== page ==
Colt Galloway

Colt Galloway, 14, started Colt’s Closet four years ago and has already provided more than 3,000 toys to hospitalized children. He’s looking for ways to expand his operation so he can bring toys to more kids.

Colt Galloway chose a blue truck because he was pretty sure the 5-year-old little girl wouldn’t want it.

Colt was 10 and a patient at what is now Prisma Health Children’s Hospital in Columbia.

After treatment, the kids were encouraged to select a toy, and it took Colt, who has mild hemophilia, a long time to choose one.

His parents, Whitney and Justin, figured he was deciding among several he liked.

Not so.

He’d just made friends with the little girl who was also a patient, but unlike Colt, not an outpatient.

Colt wanted to be sure he didn’t take a toy she might want that day, or the next, or the next.

On the car ride home to Myrtle Beach, he asked his mom where the toys came from. He also wanted to know what would happen if there weren’t enough toys to go around.

When his parents urged him to think about and pray about how he could help, Colt and his sister Jordyn, two years younger than Colt, put their heads together.

Long story short, more than 3,000 toys have been donated to what is now called Colt’s Closet at the hospital.

When Colt’s school, Christian Academy of Myrtle Beach, and his church, New Covenant Church, were told about his concerns, 350 toys were donated right away.

One person told the next and the toys started coming in.

The family dining room turned into a storage area, and they made periodic trips to Columbia to deliver truckloads of toys to the hospitalized kids.

Colt is 14 now.

His enthusiasm hasn’t waned, and he has long-range goals. Judging from what he’s already accomplished, they seem quite reasonable.

Since his campaign began, Trinity United Methodist Church in Conway had a toy drive.

Hadwin White donated $1,000 that will be used for a new toy closet because the old one is in bad shape.

A union at International Paper donated toys.

When the Myrtle Beach Toys R Us went out of business, the employees, “from the managers to the cashiers,” Justin Galloway said, bought toys for Colt’s Closet.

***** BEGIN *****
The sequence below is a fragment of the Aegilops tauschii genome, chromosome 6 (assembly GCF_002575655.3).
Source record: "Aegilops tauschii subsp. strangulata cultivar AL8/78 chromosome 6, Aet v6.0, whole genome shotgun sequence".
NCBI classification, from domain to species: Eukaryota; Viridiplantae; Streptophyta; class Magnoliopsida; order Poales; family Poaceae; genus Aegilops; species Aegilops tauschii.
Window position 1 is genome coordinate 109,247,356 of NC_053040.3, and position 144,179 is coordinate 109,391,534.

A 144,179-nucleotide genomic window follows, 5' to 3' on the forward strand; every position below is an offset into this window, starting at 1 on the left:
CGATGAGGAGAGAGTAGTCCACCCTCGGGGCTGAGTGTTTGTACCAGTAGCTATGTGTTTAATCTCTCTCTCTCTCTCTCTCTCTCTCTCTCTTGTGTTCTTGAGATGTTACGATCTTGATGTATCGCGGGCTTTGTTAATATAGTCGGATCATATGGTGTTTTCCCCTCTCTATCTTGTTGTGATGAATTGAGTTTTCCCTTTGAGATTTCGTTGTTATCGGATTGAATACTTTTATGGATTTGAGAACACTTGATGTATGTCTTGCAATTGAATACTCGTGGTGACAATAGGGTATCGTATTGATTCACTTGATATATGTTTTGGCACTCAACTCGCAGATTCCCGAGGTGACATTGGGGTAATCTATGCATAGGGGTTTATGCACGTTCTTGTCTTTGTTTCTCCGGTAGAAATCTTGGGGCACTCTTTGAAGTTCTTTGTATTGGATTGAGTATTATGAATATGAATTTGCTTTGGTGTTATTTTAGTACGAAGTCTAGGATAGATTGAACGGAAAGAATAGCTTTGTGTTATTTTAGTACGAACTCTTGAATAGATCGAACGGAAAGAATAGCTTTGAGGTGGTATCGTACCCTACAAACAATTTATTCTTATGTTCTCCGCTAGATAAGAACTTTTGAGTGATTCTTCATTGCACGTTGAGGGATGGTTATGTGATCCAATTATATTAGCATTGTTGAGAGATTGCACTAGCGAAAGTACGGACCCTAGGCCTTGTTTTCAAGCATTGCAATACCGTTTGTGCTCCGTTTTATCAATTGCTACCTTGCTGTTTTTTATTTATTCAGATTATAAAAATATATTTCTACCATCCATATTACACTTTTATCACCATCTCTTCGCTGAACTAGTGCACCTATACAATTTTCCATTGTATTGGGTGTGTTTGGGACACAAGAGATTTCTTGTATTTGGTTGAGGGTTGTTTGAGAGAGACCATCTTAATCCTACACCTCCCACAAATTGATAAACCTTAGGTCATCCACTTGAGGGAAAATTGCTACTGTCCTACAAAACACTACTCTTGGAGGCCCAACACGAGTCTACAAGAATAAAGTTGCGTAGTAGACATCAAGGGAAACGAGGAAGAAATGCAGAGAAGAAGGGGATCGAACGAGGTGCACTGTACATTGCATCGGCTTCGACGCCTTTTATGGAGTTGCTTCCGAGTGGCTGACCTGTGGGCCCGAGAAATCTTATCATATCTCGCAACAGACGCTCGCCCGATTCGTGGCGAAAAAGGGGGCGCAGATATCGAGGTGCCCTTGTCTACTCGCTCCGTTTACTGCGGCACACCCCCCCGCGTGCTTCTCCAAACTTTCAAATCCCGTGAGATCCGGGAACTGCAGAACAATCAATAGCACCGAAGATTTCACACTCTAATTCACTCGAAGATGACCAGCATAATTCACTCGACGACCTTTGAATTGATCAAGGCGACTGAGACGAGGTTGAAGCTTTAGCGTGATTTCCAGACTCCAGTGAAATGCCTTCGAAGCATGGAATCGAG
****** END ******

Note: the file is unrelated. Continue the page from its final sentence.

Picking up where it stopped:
So far, 3,300 toys have been delivered to the Columbia hospital for the kids being treated there.

Now, Colt envisions a cargo trailer and corporate sponsors.

“A construction company can donate Legos and a craft business can donate things like markers,” he said.

He visualizes the trailer sectioned off into organized categories of toys so children who can leave the hospital can go to the parking lot and easily choose a toy.

Parents of the children who can’t leave the building will choose for them.

“Many of the families with children at the hospital have such a hard time meeting medical expenses, they can’t provide gifts also,” Whitney Galloway said.

She said the family goes to all the “after sales,” buying toys after major holidays when prices are reduced.

“We try to buy toys the children can play with more than once,” Colt explained.

“I’m very proud of Colt and his sister having hearts to help people, it wasn’t once and done,” Justin Galloway said.

To help, visit https://newcovenantmb. com/ministries/ministries-colts-closet/ or Colt’s Closet’s Facebook page.

Colt, who wants to be a sports analyst, plays flag football and basketball and helps with varsity football.

He’s also a youth leader at church and head usher on Sunday mornings.

“I thought it would just be a one-time thing,” Colt said about the toy collection, “but I want to keep it going.”

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